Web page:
Since I was little, I was always inspired by the story of the original marathon.
The brave soldier Pheidippides, pushing through the limits of human endurance, running through exhaustion to bring word of the victory, delivering the message with his dying breath.
I was somewhat crushed when the historical inaccuracies of the story were pointed out to me. After the battle, it is recorded that the entire army moved back to a defensive perimeter around Athens, so it is unlikely that a runner would have been sent ahead. If there had been a messenger sent, it very likely would have been on horseback.
Recently I was told a likely more historically accurate story of Pheidippides, and I now find him even more inspiring and thought-provoking.
As the army was gearing up to fight the Persian invaders, he is ordered to run to Sparta to request reinforcements. 145 miles through rugged mountains, 36 hours, no sleep, no rest, very little food. When he gets there, the Spartans refuse to send anyone until the end of their religious festivals.
Carrying the bad news, he turns around and runs the same 145 miles back to join up with his comrades…to find the Persians have been driven back, he has missed the whole show, and the reinforcements that he was unable to bring back were not needed.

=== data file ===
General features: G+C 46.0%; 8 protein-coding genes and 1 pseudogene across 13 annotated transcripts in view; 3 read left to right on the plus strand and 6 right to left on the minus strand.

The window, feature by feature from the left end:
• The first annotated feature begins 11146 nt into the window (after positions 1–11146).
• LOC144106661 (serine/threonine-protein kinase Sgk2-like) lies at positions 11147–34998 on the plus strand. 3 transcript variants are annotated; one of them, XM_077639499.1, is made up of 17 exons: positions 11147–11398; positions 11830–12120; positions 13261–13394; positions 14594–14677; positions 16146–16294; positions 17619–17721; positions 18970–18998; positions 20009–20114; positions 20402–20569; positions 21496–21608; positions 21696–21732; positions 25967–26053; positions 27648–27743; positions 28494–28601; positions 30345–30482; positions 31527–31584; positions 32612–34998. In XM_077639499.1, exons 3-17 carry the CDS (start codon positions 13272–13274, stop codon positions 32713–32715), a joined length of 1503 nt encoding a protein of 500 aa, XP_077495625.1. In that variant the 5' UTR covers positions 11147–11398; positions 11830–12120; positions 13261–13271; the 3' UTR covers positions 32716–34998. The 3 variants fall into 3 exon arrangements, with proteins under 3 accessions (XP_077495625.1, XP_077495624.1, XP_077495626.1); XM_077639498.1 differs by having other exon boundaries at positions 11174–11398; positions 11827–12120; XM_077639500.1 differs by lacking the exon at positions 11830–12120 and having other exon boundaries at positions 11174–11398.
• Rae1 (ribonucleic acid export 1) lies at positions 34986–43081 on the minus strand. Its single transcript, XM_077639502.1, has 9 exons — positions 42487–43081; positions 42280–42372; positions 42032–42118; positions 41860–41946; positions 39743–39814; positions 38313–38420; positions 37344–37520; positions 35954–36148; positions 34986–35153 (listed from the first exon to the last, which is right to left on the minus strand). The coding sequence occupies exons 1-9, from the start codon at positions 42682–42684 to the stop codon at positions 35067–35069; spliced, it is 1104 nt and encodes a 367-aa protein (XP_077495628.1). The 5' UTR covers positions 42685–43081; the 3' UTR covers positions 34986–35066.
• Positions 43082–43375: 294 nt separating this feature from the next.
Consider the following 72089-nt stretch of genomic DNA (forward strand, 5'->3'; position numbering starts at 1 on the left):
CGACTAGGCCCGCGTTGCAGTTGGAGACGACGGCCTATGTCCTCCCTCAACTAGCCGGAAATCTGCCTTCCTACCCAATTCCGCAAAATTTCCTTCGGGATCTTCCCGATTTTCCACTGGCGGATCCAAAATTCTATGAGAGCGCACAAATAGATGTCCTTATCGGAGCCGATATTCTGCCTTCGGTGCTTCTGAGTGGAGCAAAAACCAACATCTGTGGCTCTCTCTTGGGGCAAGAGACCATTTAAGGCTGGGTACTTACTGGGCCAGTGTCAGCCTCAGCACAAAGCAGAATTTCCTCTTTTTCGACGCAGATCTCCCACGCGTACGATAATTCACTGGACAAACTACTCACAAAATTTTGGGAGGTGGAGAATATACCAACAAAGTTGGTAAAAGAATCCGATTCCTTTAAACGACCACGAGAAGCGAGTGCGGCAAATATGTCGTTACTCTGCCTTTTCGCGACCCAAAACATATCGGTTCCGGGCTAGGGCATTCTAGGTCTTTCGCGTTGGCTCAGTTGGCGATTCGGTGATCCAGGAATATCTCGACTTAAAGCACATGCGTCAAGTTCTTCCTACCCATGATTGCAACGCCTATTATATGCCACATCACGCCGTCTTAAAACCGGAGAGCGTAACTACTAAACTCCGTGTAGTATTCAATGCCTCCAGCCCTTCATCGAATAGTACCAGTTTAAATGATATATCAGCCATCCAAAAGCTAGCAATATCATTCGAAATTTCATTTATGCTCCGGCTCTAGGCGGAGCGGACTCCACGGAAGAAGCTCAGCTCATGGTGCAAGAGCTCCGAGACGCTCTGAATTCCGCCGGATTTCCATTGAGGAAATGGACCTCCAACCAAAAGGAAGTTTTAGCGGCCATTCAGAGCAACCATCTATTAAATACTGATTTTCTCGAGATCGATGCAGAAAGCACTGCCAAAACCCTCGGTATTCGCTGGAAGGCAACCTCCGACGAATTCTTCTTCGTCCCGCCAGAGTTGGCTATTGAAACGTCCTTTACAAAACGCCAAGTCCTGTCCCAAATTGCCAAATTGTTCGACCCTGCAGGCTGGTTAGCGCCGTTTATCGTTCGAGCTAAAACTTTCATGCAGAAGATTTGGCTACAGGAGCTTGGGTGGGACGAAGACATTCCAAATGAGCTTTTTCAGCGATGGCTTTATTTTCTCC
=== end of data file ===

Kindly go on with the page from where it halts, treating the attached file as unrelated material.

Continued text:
So why the story of the 26 mile run to death?
Pheidippides likely would have spent years muttering in his drink over being sent off on a useless errand while his brothers in arms defended his home. Everyone else gets the glory of throwing the invaders back into the sea, but the one guy sent off for help misses it. I think that over the years, those who remembered his epic determination and ability to put the good of everyone above his own desires for glory painted a picture that he would have enjoyed. Defeating the foe, giving everything to carry word of the victory home, and a death in glory that we are still talking about 2500 years later.
So, what will the future remember of what YOU consider your failures, the things that you poured all you could into but could never quite make work out?
Never forget that what you see of your own life tends to be the gag reel. To often we compare it to everyone else’s highlight reel and are amazed when we don’t measure up. We think what we are doing cannot possibly matter, but never understand who may be inspired by it.
“We create the meaning in our lives. It does not exist independently. Being Anla-shok does not mean worrying about what others will think about us. It does not mean deciding what to do based upon whether or not it serves our sense of ego or destiny. It means living each moment as if it were your last one. It means doing each right thing because it is the right thing. The scale doesn’t matter. The where, the when, the how, or in what cause .. none of those things matter. In my life, I’ve discovered very few truths. Here is the greatest truth I know: Your death will have a meaning if it comes while you’re in fullest pursuit of your heart”
– Sech Turval
Go out and seek what truly matters in your heart, no matter how many people think it is useless. You never know how your story will be written, or who will look to your story as an example.